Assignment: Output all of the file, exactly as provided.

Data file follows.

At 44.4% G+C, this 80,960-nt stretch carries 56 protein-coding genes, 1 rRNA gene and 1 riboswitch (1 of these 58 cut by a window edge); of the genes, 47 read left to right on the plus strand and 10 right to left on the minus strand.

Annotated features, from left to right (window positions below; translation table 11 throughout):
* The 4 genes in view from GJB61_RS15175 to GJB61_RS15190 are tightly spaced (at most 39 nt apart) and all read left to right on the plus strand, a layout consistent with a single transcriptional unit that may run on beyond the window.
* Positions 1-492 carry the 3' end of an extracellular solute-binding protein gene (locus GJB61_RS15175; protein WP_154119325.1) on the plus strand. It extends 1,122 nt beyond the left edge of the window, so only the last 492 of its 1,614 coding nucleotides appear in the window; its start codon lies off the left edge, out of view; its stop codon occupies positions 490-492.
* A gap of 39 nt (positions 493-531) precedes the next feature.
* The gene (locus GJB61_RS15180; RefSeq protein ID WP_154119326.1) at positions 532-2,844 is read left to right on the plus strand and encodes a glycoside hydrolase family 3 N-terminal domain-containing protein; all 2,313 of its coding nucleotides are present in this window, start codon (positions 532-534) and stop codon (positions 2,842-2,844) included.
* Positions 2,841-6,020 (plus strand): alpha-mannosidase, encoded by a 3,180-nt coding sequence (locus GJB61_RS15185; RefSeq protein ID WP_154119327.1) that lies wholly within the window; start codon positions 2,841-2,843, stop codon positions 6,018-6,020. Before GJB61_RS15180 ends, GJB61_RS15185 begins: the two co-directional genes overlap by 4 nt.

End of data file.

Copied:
At 44.4% G+C, this 80,960-nt stretch carries 56 protein-coding genes, 1 rRNA gene and 1 riboswitch (1 of these 58 cut by a window edge); of the genes, 47 read left to right on the plus strand and 10 right to left on the minus strand.

Annotated features, from left to right (window positions below; translation table 11 throughout):
* The 4 genes in view from GJB61_RS15175 to GJB61_RS15190 are tightly spaced (at most 39 nt apart) and all read left to right on the plus strand, a layout consistent with a single transcriptional unit that may run on beyond the window.
* Positions 1-492 carry the 3' end of an extracellular solute-binding protein gene (locus GJB61_RS15175; protein WP_154119325.1) on the plus strand. It extends 1,122 nt beyond the left edge of the window, so only the last 492 of its 1,614 coding nucleotides appear in the window; its start codon lies off the left edge, out of view; its stop codon occupies positions 490-492.
* A gap of 39 nt (positions 493-531) precedes the next feature.
* The gene (locus GJB61_RS15180; RefSeq protein ID WP_154119326.1) at positions 532-2,844 is read left to right on the plus strand and encodes a glycoside hydrolase family 3 N-terminal domain-containing protein; all 2,313 of its coding nucleotides are present in this window, start codon (positions 532-534) and stop codon (positions 2,842-2,844) included.
* Positions 2,841-6,020 (plus strand): alpha-mannosidase, encoded by a 3,180-nt coding sequence (locus GJB61_RS15185; RefSeq protein ID WP_154119327.1) that lies wholly within the window; start codon positions 2,841-2,843, stop codon positions 6,018-6,020. Before GJB61_RS15180 ends, GJB61_RS15185 begins: the two co-directional genes overlap by 4 nt.